LUN storage: Working with a SAN's logical unit numbers
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Advanced virtual machine (VM) storage options can improve performance, but their benefits will go only so far if...
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your physical logical unit numbers (LUNs) are not configured with best practices in mind.
Only when a LUN configuration meets the needs of your VM workloads can you significantly improve virtual machine performance. When it comes to LUN configuration, hardware choices, I/O optimization and VM placement are all important considerations.
Hardware and LUN configuration
The hardware on which you house your LUNs can make all the difference in VM performance. To avoid an overtaxed disk subsystem, choose hardware with similar resource levels as your host systems. It does no good to design a cluster of servers with two six-core processors and 128 GB of RAM and attach it to an iSCSI Serial-Attached Technology Advancement (SATA) storage area network (SAN) over a 1 GB link. That arrangement can create a storage bottleneck at either the transport or disk-latency level.
As you set up the LUN configuration, correctly sizing your disk subsystem is the key to ensuring acceptable performance. Going cheaper on one component may save you money up front; but if a resulting bottleneck reduces overall VM storage capacity or stability, it could ultimately cost you much more.
To improve virtual machine performance, choose disk types for VM storage based on workload. Lower speed, lower duty cycle and higher latency drives such as SATA/FATA may be good for development environments. These drives usually range from 7,200 RPM to 10,000 RPM. For production workloads, or those with low latency needs, various SCSI/SAS alternatives give a good balance of VM performance, cost and resiliency. These drives range from 10,000 RPM to 15,000 RPM.
Solid-state drives are also a realistic option. For most workloads, these kinds of drives may be overkill technically and financially, but they provide low latency I/O response.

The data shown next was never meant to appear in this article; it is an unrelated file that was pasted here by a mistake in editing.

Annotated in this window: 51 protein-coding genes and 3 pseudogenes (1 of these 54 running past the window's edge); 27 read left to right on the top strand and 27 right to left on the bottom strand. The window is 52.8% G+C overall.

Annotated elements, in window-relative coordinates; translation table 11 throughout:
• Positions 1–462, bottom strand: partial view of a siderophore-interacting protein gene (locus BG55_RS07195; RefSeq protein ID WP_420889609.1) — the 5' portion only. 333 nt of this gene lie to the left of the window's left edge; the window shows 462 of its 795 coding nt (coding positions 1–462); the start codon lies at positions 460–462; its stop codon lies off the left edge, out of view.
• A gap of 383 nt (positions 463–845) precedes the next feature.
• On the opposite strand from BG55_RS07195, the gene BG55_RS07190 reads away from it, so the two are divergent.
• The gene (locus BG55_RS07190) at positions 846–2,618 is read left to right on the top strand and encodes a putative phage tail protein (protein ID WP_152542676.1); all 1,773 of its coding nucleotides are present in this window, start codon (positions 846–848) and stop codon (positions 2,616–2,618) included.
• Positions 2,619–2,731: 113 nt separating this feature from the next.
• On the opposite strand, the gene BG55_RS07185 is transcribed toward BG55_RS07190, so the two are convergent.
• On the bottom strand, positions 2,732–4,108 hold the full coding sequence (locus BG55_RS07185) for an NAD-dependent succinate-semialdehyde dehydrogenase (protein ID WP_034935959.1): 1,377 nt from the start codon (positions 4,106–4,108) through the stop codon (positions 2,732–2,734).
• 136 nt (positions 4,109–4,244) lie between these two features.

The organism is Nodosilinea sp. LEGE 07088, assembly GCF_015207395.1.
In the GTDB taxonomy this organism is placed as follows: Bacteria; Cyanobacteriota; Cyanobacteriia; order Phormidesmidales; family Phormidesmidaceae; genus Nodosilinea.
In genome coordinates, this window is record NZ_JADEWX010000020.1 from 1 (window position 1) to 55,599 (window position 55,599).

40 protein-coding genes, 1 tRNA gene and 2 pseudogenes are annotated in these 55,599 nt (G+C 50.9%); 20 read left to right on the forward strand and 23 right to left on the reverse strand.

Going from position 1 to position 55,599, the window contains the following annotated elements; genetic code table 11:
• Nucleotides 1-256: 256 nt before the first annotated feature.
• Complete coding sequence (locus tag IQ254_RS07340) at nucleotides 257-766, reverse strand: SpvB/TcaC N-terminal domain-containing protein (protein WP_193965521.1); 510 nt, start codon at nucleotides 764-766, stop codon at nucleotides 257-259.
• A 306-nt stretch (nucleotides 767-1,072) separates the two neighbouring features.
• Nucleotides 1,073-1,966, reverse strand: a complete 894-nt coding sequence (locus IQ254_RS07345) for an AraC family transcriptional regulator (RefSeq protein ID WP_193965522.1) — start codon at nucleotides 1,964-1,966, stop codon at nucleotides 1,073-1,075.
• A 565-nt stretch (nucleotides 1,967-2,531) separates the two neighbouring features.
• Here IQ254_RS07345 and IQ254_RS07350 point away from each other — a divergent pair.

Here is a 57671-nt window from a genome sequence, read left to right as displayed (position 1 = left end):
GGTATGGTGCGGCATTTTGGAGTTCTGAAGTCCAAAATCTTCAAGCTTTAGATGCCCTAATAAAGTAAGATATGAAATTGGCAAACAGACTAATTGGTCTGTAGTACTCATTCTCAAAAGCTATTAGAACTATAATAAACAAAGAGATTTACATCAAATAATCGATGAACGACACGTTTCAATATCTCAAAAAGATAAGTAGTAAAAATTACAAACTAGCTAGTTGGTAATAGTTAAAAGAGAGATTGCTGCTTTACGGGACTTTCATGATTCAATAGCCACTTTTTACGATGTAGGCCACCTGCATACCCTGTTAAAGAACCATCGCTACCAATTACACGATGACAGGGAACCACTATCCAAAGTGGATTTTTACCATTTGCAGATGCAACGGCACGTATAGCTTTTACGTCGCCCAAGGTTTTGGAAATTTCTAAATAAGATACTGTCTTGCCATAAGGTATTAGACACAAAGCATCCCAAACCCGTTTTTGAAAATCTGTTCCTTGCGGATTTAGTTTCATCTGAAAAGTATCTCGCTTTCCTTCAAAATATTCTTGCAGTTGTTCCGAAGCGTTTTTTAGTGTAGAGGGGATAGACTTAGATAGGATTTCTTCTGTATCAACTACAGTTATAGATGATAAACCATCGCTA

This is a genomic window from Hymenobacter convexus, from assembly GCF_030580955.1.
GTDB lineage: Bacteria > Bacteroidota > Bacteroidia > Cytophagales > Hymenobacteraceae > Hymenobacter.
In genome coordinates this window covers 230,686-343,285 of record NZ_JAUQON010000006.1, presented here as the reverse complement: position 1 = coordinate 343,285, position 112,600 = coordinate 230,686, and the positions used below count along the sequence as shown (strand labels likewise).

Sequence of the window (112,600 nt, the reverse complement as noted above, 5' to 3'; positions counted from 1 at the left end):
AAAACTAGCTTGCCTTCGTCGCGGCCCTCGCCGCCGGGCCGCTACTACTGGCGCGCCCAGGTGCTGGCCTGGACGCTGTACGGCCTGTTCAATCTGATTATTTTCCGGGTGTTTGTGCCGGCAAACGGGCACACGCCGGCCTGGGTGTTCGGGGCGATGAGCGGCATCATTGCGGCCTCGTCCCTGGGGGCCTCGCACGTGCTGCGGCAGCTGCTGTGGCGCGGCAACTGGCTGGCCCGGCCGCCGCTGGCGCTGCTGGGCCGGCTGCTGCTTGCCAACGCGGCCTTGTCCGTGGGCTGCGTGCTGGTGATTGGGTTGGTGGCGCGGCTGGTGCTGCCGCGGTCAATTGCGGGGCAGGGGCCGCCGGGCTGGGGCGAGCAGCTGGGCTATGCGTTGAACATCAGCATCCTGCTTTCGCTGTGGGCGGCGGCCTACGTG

To ensure a stable and consistent I/O response, maximize the number of VM storage disks available. You can maximize the disk number in your LUN configuration whether you use local disks or SAN-based (iSCSI or Fibre Channel) disks. This strategy enables you to spread disk reads and writes across multiple disks at once, which reduces the strain on a smaller number of drives and allows for greater throughput and response times. Controller and transport speeds affect VM performance, but maximizing the number of disks allows for faster reads and resource-intensive writes.
The RAID level you choose for your LUN configuration can further optimize VM performance. But there’s a cost-vs.-functionality component to consider. RAID 0+1 and 1+0 will give you the best virtual machine performance but will come at a higher cost, because they utilize only 50% of all allocated disks.
RAID 5 will give you more gigabytes per dollar, but it requires you to write parity bits across drives. On large SANs, any VM performance drawback will often go unnoticed because of powerful controllers and large cache sizes. But in less-powerful SANs or on local VM storage, this resource deficit with RAID 5 can create a bottleneck.
Still, on many modern SANs, you can change RAID levels for a particular LUN configuration. This capability is a great fallback if you’ve over-spec’d or under-spec’d the performance levels your VMs require.
Whether the connectivity between host servers and LUNs is local, iSCSI or Fibre Channel, it can create resource contention. The specific protocol determines how quickly data can traverse between the host and disk subsystem. Fibre Channel and iSCSI are the most common transports used in virtual infrastructures, but even within these designations there are different classes, for example 1/10 Gb iSCSI and 4/8 Gb Fibre Channel.
Thin provisioning technologies do not necessarily increase virtual machine performance, but they allow for more efficient use of SANs, because only the data on each LUN counts toward total utilization. This method treats total disk space as a pool that’s available to all LUNs, allowing for greater space utilization on the SAN. With greater utilization comes greater cost savings.
Block-level deduplication is still an emerging technology among most mainstream SAN vendors. Again, this technology does not improve virtual machine performance through the LUN configuration, but it does allow data to be stored only once on the physical disk. That means large virtual infrastructures can save many terabytes of data because of similarities in VM workloads and the amount of blank space inherent with fixed-size virtual hard disks.
So what does this all mean? For optimum VM performance and cost savings, use a healthy combination of the previously mentioned options. Using the best possible resources and LUN configuration is ideal, but it’s not practical or necessary for the majority of virtual infrastructures.